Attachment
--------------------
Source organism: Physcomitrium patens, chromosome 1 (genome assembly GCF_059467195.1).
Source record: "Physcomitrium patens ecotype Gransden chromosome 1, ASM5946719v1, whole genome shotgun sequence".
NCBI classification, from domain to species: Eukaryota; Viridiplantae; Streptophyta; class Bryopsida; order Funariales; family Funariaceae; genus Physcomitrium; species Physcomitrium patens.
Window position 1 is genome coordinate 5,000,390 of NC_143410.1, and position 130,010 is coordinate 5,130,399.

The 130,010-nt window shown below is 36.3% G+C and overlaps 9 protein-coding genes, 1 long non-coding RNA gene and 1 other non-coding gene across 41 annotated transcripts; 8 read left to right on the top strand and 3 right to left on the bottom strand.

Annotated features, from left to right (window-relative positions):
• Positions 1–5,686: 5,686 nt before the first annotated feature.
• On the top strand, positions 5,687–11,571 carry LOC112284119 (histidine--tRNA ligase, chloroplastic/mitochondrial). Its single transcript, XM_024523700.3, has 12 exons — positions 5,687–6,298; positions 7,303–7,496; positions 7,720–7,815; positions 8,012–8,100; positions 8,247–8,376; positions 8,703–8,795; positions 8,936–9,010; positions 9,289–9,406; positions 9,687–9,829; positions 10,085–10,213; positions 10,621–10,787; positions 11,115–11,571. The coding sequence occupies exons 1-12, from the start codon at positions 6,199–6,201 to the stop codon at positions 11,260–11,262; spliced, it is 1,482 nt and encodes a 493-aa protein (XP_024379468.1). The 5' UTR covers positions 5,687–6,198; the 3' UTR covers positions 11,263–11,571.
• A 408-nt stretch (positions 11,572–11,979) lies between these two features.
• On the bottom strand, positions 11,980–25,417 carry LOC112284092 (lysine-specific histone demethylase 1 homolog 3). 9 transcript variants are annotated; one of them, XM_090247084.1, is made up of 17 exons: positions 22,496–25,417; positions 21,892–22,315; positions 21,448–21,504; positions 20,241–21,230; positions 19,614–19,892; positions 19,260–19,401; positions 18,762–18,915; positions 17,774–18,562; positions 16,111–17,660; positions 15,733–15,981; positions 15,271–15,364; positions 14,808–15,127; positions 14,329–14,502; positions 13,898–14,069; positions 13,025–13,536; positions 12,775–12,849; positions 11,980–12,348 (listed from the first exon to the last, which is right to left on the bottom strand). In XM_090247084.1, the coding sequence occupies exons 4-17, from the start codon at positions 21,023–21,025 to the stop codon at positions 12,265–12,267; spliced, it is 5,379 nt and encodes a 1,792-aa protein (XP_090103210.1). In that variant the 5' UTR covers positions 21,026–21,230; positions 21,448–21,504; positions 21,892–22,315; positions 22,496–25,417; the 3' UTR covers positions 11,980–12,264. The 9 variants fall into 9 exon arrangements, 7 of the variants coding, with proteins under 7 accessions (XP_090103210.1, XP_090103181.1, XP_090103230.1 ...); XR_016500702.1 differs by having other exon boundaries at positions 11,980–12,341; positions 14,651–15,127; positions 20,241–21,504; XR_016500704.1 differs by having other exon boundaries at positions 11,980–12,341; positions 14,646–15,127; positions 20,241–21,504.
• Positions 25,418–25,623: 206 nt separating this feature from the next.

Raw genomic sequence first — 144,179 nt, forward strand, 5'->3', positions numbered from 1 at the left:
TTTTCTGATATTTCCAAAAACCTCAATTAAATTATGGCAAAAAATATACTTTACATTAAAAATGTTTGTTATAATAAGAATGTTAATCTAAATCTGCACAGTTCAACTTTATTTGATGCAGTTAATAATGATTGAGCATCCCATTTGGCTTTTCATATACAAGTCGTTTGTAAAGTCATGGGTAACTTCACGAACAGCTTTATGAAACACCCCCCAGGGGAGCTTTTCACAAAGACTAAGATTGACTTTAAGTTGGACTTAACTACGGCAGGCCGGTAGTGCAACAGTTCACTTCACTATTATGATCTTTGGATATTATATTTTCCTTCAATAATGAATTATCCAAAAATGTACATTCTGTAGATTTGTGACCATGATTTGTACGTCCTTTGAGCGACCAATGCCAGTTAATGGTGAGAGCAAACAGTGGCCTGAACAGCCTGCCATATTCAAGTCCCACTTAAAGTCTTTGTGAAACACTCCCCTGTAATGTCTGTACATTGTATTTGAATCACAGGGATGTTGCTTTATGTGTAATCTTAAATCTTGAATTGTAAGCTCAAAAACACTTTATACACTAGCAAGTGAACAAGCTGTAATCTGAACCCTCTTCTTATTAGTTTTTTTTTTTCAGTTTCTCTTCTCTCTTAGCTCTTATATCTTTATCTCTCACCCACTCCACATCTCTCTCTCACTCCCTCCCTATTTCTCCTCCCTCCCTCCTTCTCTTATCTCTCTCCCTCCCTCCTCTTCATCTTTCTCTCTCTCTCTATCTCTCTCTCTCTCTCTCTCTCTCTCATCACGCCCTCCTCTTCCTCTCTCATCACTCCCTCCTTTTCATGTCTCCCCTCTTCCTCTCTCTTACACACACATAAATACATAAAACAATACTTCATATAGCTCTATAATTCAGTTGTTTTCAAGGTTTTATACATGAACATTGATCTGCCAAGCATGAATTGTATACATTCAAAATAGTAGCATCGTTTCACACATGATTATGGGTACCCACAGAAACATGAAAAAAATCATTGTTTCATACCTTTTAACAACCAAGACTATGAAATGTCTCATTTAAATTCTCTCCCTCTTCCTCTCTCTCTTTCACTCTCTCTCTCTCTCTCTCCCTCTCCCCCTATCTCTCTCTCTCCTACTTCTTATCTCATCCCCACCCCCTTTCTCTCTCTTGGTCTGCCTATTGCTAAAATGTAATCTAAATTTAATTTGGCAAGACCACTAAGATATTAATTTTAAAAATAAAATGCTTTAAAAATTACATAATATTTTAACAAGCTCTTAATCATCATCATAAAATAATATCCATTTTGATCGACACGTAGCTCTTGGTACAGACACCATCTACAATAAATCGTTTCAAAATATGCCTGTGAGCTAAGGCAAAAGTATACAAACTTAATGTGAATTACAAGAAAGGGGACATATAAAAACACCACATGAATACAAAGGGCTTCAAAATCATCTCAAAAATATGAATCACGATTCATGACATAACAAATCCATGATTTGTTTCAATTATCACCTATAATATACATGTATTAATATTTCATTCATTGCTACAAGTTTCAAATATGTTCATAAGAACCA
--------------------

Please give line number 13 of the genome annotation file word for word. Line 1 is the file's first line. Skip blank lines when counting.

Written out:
TTTTCTGATATTTCCAAAAACCTCAATTAAATTATGGCAAAAAATATACTTTACATTAAAAATGTTTGTTATAATAAGAATGTTAATCTAAATCTGCACAGTTCAACTTTATTTGATGCAGTTAATAATGATTGAGCATCCCATTTGGCTTTTCATATACAAGTCGTTTGTAAAGTCATGGGTAACTTCACGAACAGCTTTATGAAACACCCCCCAGGGGAGCTTTTCACAAAGACTAAGATTGACTTTAAGTTGGACTTAACTACGGCAGGCCGGTAGTGCAACAGTTCACTTCACTATTATGATCTTTGGATATTATATTTTCCTTCAATAATGAATTATCCAAAAATGTACATTCTGTAGATTTGTGACCATGATTTGTACGTCCTTTGAGCGACCAATGCCAGTTAATGGTGAGAGCAAACAGTGGCCTGAACAGCCTGCCATATTCAAGTCCCACTTAAAGTCTTTGTGAAACACTCCCCTGTAATGTCTGTACATTGTATTTGAATCACAGGGATGTTGCTTTATGTGTAATCTTAAATCTTGAATTGTAAGCTCAAAAACACTTTATACACTAGCAAGTGAACAAGCTGTAATCTGAACCCTCTTCTTATTAGTTTTTTTTTTTCAGTTTCTCTTCTCTCTTAGCTCTTATATCTTTATCTCTCACCCACTCCACATCTCTCTCTCACTCCCTCCCTATTTCTCCTCCCTCCCTCCTTCTCTTATCTCTCTCCCTCCCTCCTCTTCATCTTTCTCTCTCTCTCTATCTCTCTCTCTCTCTCTCTCTCTCTCATCACGCCCTCCTCTTCCTCTCTCATCACTCCCTCCTTTTCATGTCTCCCCTCTTCCTCTCTCTTACACACACATAAATACATAAAACAATACTTCATATAGCTCTATAATTCAGTTGTTTTCAAGGTTTTATACATGAACATTGATCTGCCAAGCATGAATTGTATACATTCAAAATAGTAGCATCGTTTCACACATGATTATGGGTACCCACAGAAACATGAAAAAAATCATTGTTTCATACCTTTTAACAACCAAGACTATGAAATGTCTCATTTAAATTCTCTCCCTCTTCCTCTCTCTCTTTCACTCTCTCTCTCTCTCTCTCCCTCTCCCCCTATCTCTCTCTCTCCTACTTCTTATCTCATCCCCACCCCCTTTCTCTCTCTTGGTCTGCCTATTGCTAAAATGTAATCTAAATTTAATTTGGCAAGACCACTAAGATATTAATTTTAAAAATAAAATGCTTTAAAAATTACATAATATTTTAACAAGCTCTTAATCATCATCATAAAATAATATCCATTTTGATCGACACGTAGCTCTTGGTACAGACACCATCTACAATAAATCGTTTCAAAATATGCCTGTGAGCTAAGGCAAAAGTATACAAACTTAATGTGAATTACAAGAAAGGGGACATATAAAAACACCACATGAATACAAAGGGCTTCAAAATCATCTCAAAAATATGAATCACGATTCATGACATAACAAATCCATGATTTGTTTCAATTATCACCTATAATATACATGTATTAATATTTCATTCATTGCTACAAGTTTCAAATATGTTCATAAGAACCA